So I’m skating around in circles…well, ellipses more or less…with my daughter skating behind me, holding both my hands as she works on finding movements that will keep her rolling forward *and* on her feet. I find myself smiling and smiling, enjoying simply the moment that is. It dawns on me that the people I’ve been skating along side for the past hour are giving me an up close and personal view of play/learning. There are kids as young as probably 3 years old, and kids as old as…well I’m probably the oldest one wearing skates. I hate to sound corny, but skating has brought us together this Saturday night to a dated but well cared for rec center gym to glide (and stumble and fall) around and around on borrowed shoes fitted with wheels. What better place to get a lesson in play? As I skate my smile grows, and I put words to these lessons I’m learning:
- Play needs no reason. Period.
- There are as many ways to learn to skate as there are people skating. Most, even those obviously new to the game, strike out on their own wanting neither a lesson nor a support. Some prefer the hand of a friend to hold (or two hands of a mom), some prefer to hug the wall, inching along until they understand some kind of physics of staying upright with a new set of feet. Some exhibit caution, some seem to have none. Each approaches the play from their own unique crossroads of experience, personality, daring, self-inhibition or self-consciousness, and desire to play. The younger players in general are much more willing to try and keep trying, completely unconcerned about falling, about how they might look to someone else – it’s the farthest thing from their minds as far as I can tell. There are almost no teens present…I think this is perhaps not a coincidence, as the level of self-consciousness seems to skyrocket at that age. Those adults who are so bold as to skate accompany a child, whose presence gives us permission to look silly, to be awkward, to have fun. (Most of the adults present sit on the bleachers watching and talking. Some enter the fray on wheel-less shoes only to give what seems to me unwanted skating advice to the child in their care.)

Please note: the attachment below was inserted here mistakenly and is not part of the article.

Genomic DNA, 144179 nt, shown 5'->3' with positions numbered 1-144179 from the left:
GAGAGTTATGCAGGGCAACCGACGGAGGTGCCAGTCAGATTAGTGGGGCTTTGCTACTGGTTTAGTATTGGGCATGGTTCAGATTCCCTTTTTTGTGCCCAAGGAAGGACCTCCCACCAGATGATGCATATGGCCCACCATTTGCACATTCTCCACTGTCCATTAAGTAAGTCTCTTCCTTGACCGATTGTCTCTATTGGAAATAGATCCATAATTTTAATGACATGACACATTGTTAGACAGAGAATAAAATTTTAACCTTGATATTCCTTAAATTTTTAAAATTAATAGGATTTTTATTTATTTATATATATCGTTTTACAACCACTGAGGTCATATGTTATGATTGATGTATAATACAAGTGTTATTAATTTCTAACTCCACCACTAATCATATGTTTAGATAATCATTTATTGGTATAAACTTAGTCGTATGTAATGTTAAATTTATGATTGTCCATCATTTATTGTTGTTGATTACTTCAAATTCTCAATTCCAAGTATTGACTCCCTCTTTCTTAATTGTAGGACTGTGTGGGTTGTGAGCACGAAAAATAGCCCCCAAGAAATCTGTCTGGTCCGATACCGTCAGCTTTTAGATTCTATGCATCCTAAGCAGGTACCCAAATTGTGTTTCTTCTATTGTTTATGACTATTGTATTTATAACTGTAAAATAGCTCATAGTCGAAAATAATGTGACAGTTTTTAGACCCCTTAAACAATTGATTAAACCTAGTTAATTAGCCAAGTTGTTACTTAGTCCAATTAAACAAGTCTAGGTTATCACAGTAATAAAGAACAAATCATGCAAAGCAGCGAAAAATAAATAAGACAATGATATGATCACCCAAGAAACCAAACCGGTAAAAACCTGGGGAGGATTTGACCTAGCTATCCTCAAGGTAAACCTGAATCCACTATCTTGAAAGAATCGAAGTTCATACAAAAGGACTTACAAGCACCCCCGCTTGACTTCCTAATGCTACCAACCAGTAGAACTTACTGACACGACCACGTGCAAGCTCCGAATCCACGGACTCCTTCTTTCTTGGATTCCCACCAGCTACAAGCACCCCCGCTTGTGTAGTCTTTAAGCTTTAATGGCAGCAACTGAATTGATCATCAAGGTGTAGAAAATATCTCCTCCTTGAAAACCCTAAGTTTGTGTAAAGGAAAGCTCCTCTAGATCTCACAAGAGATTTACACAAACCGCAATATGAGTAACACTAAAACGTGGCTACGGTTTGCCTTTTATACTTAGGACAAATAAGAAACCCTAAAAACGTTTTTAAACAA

- What do the players have in common? A drive to play, to join in this game without a reason. Also they share a camaraderie and a feeling of being in a space that is safe. Not safe in the sense that they won’t get hurt, but safe in another sense…I’m not sure exactly, but it’s more an emotional safety than physical safety. It’s shown in the way each skater — remember skating brought us to the same place, but most of us don’t know each other outside of this place — each skater looks out for each other, for our own safety and for everyone’s safety, and for everyone’s opportunity to enjoy skating by trying it and by getting better and better at it.
My daughter enjoys a companion in her play. She doesn’t like many activities on their own . They seem to lose their appeal if she’s to do them solo. Thank you Isabella for being my companion in play, and for bringing me somewhere I never would have gone on my own. And thank you rec center for the community playtime – I can honestly and wholeheartedly say: I needed it!